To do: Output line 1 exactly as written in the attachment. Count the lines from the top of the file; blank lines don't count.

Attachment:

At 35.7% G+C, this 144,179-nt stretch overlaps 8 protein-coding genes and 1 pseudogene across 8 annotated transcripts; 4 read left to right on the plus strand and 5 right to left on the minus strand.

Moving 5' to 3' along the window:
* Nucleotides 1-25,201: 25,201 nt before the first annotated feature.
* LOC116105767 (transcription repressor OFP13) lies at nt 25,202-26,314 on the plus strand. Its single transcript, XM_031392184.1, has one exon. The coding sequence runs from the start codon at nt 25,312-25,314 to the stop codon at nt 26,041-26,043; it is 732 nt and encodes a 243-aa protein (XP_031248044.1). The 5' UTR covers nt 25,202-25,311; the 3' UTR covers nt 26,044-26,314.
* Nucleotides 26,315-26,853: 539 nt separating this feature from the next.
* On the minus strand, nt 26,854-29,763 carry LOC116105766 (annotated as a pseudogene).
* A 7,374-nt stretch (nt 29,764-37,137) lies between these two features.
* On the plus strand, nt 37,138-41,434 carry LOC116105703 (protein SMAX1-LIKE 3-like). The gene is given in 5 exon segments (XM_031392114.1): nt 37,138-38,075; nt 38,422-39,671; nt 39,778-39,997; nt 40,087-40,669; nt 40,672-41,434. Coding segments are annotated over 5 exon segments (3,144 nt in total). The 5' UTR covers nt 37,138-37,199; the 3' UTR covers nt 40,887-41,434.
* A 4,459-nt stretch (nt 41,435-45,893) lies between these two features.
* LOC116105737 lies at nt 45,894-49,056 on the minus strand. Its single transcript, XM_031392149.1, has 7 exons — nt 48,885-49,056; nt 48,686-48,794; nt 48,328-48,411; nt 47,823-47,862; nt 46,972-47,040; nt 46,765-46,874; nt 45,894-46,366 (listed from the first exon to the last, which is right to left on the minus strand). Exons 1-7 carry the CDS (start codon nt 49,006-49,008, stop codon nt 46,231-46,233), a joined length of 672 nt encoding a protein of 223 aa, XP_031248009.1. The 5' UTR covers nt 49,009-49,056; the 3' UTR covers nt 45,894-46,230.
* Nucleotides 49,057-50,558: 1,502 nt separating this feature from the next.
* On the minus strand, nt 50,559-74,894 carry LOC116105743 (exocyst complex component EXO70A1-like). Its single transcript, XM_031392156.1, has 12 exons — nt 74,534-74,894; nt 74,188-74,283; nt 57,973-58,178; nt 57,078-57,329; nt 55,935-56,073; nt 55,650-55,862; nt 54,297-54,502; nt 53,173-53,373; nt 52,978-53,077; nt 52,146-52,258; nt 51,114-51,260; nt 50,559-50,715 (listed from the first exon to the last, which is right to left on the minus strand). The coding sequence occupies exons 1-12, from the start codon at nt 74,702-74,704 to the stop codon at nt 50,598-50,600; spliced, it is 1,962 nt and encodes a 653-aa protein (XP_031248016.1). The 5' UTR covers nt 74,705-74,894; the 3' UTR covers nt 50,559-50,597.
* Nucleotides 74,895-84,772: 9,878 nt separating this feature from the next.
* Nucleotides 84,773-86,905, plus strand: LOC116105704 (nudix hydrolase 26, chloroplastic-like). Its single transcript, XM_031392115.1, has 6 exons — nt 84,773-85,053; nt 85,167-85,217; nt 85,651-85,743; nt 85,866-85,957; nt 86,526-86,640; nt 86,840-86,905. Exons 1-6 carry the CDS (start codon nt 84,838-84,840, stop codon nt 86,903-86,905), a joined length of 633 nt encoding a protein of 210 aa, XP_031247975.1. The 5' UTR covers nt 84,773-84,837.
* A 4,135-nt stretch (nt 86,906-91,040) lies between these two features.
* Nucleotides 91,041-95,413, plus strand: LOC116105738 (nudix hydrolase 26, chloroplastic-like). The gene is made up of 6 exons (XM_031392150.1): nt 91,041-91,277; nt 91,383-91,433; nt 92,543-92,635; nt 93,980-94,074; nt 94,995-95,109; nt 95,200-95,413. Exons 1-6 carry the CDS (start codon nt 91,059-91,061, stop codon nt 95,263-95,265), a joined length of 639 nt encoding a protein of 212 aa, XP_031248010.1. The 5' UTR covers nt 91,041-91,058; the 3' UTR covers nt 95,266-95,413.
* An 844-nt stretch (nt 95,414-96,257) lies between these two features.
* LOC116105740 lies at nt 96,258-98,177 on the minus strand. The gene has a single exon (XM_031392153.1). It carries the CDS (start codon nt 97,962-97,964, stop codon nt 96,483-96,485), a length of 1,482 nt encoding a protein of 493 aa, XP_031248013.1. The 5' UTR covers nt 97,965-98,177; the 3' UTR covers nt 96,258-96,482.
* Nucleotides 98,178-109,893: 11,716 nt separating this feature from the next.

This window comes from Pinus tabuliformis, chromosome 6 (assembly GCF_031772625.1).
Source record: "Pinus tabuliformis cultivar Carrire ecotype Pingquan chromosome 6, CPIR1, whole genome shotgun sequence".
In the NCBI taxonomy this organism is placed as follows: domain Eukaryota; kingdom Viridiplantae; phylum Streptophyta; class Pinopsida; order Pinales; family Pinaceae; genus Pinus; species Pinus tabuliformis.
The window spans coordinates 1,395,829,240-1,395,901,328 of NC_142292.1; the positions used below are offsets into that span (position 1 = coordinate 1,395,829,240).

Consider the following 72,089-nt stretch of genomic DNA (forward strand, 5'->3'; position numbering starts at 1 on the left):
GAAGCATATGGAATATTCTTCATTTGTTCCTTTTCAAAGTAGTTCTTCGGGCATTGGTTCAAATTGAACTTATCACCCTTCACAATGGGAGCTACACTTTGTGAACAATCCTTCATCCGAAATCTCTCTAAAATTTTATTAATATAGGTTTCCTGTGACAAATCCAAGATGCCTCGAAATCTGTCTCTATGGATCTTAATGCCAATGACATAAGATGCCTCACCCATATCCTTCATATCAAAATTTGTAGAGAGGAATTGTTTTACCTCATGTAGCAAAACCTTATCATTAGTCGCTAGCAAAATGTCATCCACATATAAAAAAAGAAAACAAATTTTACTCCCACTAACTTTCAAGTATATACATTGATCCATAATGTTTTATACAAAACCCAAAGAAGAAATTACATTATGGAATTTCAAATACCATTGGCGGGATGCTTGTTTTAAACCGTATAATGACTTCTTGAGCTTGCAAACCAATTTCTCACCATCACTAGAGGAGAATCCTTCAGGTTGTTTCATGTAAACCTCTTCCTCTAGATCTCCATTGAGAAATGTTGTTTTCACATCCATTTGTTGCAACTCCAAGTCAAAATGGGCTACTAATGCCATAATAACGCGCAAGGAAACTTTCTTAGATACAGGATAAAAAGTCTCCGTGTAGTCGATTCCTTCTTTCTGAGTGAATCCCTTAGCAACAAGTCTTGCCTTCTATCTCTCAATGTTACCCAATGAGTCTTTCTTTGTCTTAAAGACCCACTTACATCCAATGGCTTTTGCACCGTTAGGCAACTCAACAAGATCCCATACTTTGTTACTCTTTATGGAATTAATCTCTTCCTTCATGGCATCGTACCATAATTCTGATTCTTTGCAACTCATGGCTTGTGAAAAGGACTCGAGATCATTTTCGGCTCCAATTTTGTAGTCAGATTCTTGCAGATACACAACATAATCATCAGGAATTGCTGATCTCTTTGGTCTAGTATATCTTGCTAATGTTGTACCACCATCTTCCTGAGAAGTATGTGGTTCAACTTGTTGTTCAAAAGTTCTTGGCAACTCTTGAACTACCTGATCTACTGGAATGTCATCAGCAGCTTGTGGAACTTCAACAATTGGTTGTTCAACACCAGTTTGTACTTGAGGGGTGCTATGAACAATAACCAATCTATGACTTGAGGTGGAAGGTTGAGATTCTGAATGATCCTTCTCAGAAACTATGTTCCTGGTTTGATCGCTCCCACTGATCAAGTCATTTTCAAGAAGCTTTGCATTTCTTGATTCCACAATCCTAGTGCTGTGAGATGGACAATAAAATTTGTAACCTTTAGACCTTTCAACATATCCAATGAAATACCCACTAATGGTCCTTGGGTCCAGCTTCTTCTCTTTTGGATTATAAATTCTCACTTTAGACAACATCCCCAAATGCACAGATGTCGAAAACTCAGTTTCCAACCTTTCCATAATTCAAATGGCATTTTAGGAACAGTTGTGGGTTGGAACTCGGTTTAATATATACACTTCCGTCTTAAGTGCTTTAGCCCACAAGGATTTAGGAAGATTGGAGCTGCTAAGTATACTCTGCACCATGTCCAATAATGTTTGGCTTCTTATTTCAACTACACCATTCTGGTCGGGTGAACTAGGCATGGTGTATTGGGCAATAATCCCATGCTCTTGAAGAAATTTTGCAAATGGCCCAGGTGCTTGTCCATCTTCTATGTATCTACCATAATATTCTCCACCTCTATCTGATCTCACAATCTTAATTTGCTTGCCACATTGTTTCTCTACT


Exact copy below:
At 35.7% G+C, this 144,179-nt stretch overlaps 8 protein-coding genes and 1 pseudogene across 8 annotated transcripts; 4 read left to right on the plus strand and 5 right to left on the minus strand.